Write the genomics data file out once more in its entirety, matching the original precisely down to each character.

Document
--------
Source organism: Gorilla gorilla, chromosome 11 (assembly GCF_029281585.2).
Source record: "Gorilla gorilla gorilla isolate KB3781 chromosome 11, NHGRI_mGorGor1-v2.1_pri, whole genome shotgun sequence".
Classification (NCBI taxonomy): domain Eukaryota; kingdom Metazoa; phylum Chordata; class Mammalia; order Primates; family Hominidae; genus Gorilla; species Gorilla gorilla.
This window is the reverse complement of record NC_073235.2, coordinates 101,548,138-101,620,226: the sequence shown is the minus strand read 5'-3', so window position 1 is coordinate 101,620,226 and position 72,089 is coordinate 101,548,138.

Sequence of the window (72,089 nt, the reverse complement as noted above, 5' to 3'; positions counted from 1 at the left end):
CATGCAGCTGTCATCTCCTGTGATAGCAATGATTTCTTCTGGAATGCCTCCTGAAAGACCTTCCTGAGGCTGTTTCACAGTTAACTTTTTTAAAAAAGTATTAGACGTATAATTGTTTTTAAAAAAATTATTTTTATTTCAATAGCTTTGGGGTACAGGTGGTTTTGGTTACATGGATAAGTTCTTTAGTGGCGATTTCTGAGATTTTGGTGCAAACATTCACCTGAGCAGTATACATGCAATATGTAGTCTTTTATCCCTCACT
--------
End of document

Source organism: Gorilla gorilla, chromosome 11 (assembly GCF_029281585.2).
Source record: "Gorilla gorilla gorilla isolate KB3781 chromosome 11, NHGRI_mGorGor1-v2.1_pri, whole genome shotgun sequence".
Classification (NCBI taxonomy): domain Eukaryota; kingdom Metazoa; phylum Chordata; class Mammalia; order Primates; family Hominidae; genus Gorilla; species Gorilla gorilla.
This window is the reverse complement of record NC_073235.2, coordinates 101,548,138-101,620,226: the sequence shown is the minus strand read 5'-3', so window position 1 is coordinate 101,620,226 and position 72,089 is coordinate 101,548,138.

Sequence of the window (72,089 nt, the reverse complement as noted above, 5' to 3'; positions counted from 1 at the left end):
CATGCAGCTGTCATCTCCTGTGATAGCAATGATTTCTTCTGGAATGCCTCCTGAAAGACCTTCCTGAGGCTGTTTCACAGTTAACTTTTTTAAAAAAGTATTAGACGTATAATTGTTTTTAAAAAAATTATTTTTATTTCAATAGCTTTGGGGTACAGGTGGTTTTGGTTACATGGATAAGTTCTTTAGTGGCGATTTCTGAGATTTTGGTGCAAACATTCACCTGAGCAGTATACATGCAATATGTAGTCTTTTATCCCTCACT